Creative January 2012

The Classroom Revolution

UK students help Japanese firms to innovate

Recognised as being among the best in the world, British universities specialising in the creative arts are being sought out by Japanese firms that are looking to add to their corporate profiles a new way of thinking and interacting with their clients.

That connection is being assisted by the Eden Project—Education Design Enterprise Network—which was set up here in February as a collaboration between higher education in Britain and firms in Japan.

“Firms are interested in British universities because of their attitude, their understanding and their motivation”, said Gen Ide, a consultant between Japanese firms and the six individual colleges that make up the University of the Arts London.

“They really understand the value of creativity and innovation and, in that sense, you could say that the UK is currently the most advanced in the world”, he said.

The Eden Project is essentially a design platform in which different disciplines from different universities are able to come together. The client firm pitches an idea for a project and any of the members can respond with an image of what they would like to do. The client can then choose the proposal that best meets its needs and deal directly with the college.

That is a very different approach from Japanese arts universities, says Ide, which are simply places to study or research and are “very detached from Japanese society and industry”.

Gen Ide is a consultant between Japanese firms and the University of the Arts London.

In an increasingly globalised world, he believes Japanese firms are growing more interested in finding a new way of looking at their clients.

“Large firms are at a very dynamic transitional stage with their products”, said Ide, mentioning a well-known Japanese electronics firm. “They have a product that is already very commercialised and the market is saturated, so they are facing difficulties expanding their market.

“They have to start thinking about creativity and innovation in their products, but also in their firm, their organisation”, he said. “They are looking for ways to explore those areas.

“Large Japanese firms are traditionally not so good at that”.

The success of British arts universities, primarily in the UK and Europe, has been noted in Japan, he said.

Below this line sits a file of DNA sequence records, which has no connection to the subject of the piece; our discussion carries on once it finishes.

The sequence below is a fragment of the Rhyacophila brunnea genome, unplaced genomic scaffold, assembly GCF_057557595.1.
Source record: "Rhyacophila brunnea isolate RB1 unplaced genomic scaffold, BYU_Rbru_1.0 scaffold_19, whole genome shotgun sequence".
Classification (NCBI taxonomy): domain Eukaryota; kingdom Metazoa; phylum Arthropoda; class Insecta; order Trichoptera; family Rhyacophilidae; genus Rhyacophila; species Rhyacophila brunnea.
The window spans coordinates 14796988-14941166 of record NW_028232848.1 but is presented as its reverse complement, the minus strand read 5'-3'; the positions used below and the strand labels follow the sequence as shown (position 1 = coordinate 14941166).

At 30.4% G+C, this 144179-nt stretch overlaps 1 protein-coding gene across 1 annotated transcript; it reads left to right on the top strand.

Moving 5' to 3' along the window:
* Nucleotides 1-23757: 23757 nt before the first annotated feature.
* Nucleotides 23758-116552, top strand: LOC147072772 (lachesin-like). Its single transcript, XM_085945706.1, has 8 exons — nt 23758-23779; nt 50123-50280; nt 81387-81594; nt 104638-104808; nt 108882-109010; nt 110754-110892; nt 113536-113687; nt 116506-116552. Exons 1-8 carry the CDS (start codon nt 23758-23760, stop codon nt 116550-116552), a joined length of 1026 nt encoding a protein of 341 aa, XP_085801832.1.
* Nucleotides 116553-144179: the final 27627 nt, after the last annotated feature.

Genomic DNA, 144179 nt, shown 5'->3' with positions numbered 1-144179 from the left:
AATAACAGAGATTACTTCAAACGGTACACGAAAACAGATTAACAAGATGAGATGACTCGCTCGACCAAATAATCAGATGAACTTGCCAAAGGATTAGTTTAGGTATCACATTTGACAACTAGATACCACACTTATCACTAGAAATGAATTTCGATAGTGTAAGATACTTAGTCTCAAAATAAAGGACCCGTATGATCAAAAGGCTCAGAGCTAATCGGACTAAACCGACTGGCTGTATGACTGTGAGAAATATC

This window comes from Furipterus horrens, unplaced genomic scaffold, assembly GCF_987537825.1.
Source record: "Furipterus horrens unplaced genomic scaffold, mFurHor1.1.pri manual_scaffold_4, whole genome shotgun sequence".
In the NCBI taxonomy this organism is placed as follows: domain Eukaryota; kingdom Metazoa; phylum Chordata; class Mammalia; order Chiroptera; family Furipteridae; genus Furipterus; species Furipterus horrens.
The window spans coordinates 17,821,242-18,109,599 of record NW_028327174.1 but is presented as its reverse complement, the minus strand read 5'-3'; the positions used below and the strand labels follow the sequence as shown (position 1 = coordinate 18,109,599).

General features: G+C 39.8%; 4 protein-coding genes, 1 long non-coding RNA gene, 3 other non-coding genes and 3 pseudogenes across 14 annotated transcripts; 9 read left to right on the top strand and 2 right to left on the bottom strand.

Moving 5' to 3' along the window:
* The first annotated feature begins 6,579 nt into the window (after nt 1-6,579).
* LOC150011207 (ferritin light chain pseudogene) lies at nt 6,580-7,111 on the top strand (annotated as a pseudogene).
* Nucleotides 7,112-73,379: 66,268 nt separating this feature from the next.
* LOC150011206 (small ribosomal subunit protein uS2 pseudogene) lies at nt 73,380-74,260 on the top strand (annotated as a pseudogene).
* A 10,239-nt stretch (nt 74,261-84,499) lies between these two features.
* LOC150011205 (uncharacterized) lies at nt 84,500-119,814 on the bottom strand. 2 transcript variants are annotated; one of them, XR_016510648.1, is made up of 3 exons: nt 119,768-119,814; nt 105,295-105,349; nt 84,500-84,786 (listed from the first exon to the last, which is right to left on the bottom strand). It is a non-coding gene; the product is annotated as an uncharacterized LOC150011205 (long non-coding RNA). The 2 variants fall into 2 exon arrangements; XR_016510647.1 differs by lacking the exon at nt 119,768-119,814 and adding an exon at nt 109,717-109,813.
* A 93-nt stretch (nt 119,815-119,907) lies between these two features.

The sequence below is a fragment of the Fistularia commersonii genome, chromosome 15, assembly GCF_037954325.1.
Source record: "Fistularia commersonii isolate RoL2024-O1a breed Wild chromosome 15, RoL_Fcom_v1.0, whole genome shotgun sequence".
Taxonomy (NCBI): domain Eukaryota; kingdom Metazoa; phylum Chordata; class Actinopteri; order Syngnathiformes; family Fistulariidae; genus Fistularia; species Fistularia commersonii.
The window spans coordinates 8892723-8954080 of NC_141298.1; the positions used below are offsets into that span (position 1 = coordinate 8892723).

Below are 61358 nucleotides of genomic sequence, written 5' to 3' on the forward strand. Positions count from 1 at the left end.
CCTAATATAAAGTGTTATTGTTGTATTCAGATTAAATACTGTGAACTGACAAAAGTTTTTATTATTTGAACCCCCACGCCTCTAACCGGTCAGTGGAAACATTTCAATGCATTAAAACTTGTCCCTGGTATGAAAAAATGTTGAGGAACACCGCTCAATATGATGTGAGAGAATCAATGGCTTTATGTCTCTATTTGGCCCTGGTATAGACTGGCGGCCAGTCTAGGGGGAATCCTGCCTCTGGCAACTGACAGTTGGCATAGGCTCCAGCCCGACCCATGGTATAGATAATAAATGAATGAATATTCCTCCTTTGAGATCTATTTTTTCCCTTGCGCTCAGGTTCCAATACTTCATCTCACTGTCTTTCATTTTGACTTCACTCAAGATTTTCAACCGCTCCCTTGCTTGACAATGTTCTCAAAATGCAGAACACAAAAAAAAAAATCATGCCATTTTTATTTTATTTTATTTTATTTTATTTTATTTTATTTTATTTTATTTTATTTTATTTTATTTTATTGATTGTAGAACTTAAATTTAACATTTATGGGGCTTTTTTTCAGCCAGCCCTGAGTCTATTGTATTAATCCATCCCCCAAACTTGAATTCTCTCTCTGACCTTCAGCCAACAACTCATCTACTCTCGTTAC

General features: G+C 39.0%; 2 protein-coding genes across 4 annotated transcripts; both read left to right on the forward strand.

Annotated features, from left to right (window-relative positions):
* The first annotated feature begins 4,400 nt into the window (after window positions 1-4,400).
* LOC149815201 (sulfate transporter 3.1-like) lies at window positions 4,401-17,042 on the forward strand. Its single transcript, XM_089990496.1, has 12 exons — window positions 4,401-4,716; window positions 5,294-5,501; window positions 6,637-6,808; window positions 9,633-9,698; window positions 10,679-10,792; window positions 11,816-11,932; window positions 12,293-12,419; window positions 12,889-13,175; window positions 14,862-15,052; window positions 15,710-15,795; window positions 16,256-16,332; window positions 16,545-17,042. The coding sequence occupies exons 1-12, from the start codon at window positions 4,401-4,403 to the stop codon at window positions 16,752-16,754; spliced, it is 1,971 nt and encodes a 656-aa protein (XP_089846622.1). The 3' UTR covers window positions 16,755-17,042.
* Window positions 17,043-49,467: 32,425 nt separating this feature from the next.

“People recognise UK universities as centres for research and enterprise, and of collaborations between different disciplines and different kinds of people”, he said.

And while their achievements have attracted attention, there are still a lot of Japanese firms that do not know what is happening in the UK art and design scene. The hope is that, by bringing together firms and the universities through the Eden Project, there will be increased awareness and interest.

Another element is the development of human resources, especially in terms of creativity on a global scale.

“Japanese firms don’t have that now and organisations that want to globalise their operations are very interested”, he said, adding that firms such as advertising agencies are looking for people with that kind of background and skills.

The first project to come to fruition is a collaboration between the Chelsea College of Art and Design and major stationery manufacturer Kokuyo Co., Ltd.

The project, called Drawing Machine, is the creation of a device that can draw maps or pictures using the stationery company’s products.

Eden Project designs

“The purpose of the project is not product development or design, but rather, an attempt to find out what drawing means for a human being”, says Ide. “Why do we draw? How can it make our lives different? As the world becomes more digitised, people do not draw so much, so they are trying to find the value of drawing as an analogue activity and trying to evaluate what it means to us.

“By doing that, we can contribute to the stationery company’s future branding and product development and help diversify its business, which will encourage innovation in its future operations”.

About 20 students have been working on the project in London under the guidance of their professors. And while they are not paid for their work, they gain invaluable experience and are able to develop the skills they will need in the future in their careers.

The next project that is on Ide’s horizon will bring together British students with a home electronic-appliances firm that fears the market here is saturated and wants a new tactic to win over new consumers and keep hold of their existing customers.

“The request is for the design of a new sort of relationship between the company and its customers, it is not just about the product”, said Ide. “It’s a rethink of the entire relationship.

“Before, they sold a product, the consumer paid and that was the end of it”, he pointed out. “They want to remain connected, to encourage more loyalty in the brand and make their ideas more interactive—a more enthusiastic relationship”.

The firm is also interested in exploring possibilities in the area of fashion, he said, so there are also potential opportunities with students from fashion and textile backgrounds.

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*Top image: London students visited Tokyo in 2011 for the Eden Project.